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HQ W563421

April 14, 2006

CLA-2 RR:CTF:VS 563421 KSG


Port Director
Bureau of Customs and Border Protection
1100 Raymond Blvd.
Newark NJ 07102

RE: Request for Internal Advice; Subheading 9802.00.80 requirements

Dear Director:

This is in response to your Request for Internal Advice of November 23, 2005, initiated by General Electric Energy concerning the eligibility of certain parts assembled into two imported modules for subheading 9802.00.8068, of the Harmonized Tariff Schedule of the United States (“HTSUS”) treatment. The two modules, the Accessory Module and the Liquid Fuel Atomizing Air Module, are incorporated in a gas turbine power plant. You have also asked whether the two modules are properly classified under the HTSUS. We are forwarding the classification issue to the Tariff Classification and Marking Branch for their review.


General Electric states that the parts listed in its table (Attachment A) were made in the U.S. by the U.S. manufacturer listed. General Electric has submitted manufacturer’s affidavits to support its assertion that the particular parts were manufactured in the U.S., assembled by bolting (or in several cases by welding), and did not undergo any further manufacturing operations in Australia.

The Port determined that the alleged U.S. parts were not eligible for subheading 9802.00.80 HTSUS treatment in a CBP form 29 proposing a rate advance, dated August 9, 2005.

The case file reflects that there was a determination that the U.S. parts were not eligible for subheading 9802.00.8068, HTSUS, treatment because the parts entered the commerce of Australia. The authority cited was U.S. Note 2(b)(ii) of Subchapter II of Chapter 98, HTSUS. There was a conclusion that the U.S.-origin parts entered the commerce of a foreign country, by virtue of their sale to the Australian company in 2002 and 2003, and are therefore, not eligible for classification in subheading 9802.00.8068 because they are no longer U.S.-origin articles.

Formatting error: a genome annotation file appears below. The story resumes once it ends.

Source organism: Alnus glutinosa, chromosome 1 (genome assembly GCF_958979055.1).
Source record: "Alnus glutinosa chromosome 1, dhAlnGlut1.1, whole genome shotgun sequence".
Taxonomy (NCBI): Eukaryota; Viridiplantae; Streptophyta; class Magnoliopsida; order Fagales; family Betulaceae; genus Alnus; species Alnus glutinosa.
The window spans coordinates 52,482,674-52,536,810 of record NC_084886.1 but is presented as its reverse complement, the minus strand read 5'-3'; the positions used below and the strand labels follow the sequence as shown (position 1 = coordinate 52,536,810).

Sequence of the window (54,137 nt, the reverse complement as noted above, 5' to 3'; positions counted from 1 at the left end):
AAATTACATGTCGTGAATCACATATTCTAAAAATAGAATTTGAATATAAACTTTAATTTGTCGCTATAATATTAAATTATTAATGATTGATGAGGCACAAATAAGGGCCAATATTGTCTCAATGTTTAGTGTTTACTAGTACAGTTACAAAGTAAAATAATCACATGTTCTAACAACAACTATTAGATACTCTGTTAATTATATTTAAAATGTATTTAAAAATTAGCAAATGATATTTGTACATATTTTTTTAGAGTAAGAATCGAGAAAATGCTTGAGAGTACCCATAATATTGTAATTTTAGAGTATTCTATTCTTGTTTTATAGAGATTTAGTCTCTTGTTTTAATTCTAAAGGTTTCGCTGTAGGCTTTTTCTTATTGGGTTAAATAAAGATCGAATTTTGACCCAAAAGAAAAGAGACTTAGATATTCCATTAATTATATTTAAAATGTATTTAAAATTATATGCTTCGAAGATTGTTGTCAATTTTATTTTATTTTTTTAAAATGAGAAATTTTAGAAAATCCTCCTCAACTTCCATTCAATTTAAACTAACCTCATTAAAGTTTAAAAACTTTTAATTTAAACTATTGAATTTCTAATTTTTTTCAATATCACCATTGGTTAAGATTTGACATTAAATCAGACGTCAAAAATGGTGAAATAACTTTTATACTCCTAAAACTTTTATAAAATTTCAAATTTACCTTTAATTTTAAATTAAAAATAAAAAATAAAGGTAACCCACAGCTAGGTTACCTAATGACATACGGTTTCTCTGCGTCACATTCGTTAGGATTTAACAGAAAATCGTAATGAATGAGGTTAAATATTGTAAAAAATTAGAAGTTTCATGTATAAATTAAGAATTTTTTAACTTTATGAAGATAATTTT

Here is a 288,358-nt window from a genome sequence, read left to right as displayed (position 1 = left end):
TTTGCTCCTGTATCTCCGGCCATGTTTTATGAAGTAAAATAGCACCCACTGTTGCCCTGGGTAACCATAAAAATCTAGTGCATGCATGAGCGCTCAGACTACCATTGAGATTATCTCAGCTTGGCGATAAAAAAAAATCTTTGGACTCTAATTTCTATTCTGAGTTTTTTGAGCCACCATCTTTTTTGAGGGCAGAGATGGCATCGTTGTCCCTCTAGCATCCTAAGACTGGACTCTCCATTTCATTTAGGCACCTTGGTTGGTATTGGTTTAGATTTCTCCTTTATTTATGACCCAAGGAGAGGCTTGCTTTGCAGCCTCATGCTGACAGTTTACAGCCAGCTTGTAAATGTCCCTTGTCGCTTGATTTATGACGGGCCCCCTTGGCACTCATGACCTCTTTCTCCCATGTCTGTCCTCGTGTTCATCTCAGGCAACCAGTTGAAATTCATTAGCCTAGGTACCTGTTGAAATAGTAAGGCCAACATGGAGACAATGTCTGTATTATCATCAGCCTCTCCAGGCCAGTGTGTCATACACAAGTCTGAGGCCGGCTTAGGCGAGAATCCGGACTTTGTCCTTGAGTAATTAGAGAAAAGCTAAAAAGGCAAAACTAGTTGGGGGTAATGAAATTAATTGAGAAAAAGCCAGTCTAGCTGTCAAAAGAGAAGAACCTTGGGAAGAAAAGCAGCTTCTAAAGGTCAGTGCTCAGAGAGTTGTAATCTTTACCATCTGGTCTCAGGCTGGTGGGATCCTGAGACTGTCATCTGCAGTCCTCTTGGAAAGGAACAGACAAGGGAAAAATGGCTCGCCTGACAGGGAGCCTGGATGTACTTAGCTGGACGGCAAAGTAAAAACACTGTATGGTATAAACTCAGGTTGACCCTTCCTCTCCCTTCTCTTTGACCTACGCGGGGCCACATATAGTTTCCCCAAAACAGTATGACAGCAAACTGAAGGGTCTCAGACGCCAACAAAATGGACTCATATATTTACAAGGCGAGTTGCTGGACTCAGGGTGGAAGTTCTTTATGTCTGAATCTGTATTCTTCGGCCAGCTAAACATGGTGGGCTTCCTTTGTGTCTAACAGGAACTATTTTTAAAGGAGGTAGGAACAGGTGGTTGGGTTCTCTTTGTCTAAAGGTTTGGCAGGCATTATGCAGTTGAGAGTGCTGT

Whether the U.S. parts are eligible for subheading 9802.00.80, HTSUS treatment.


Subheading 9802.00.80, HTSUS, provides a duty exemption for:
articles... assembled abroad in whole or in part of fabricated components, the product of the United States, which (a) were exported in condition ready for assembly without further fabrication, (b) have not lost their physical identity in such articles by change in form, shape, or otherwise, and (c) have not been advanced in value or improved in condition abroad except by being assembled and except by operations incidental to the assembly process, such as cleaning, lubricating and painting.

All three requirements of subheading 9802.00.80, HTSUS, must be satisfied before a component may receive a duty allowance. An article entered under this tariff provision is subject to duty upon the full cost or value of the imported assembled article, less the cost or value of the U.S. components assembled therein, upon compliance with the documentary requirements of section 10.24, Customs Regulations (19 CFR §10.24). The documentary requirements stated in 19 CFR 10.24 include a declaration by the assembler and an endorsement by the importer in substantially the format set forth in the regulation.

U.S. Note 2(b), Subchapter II, Chapter 98, HTSUS (“CBI II”), states as follows: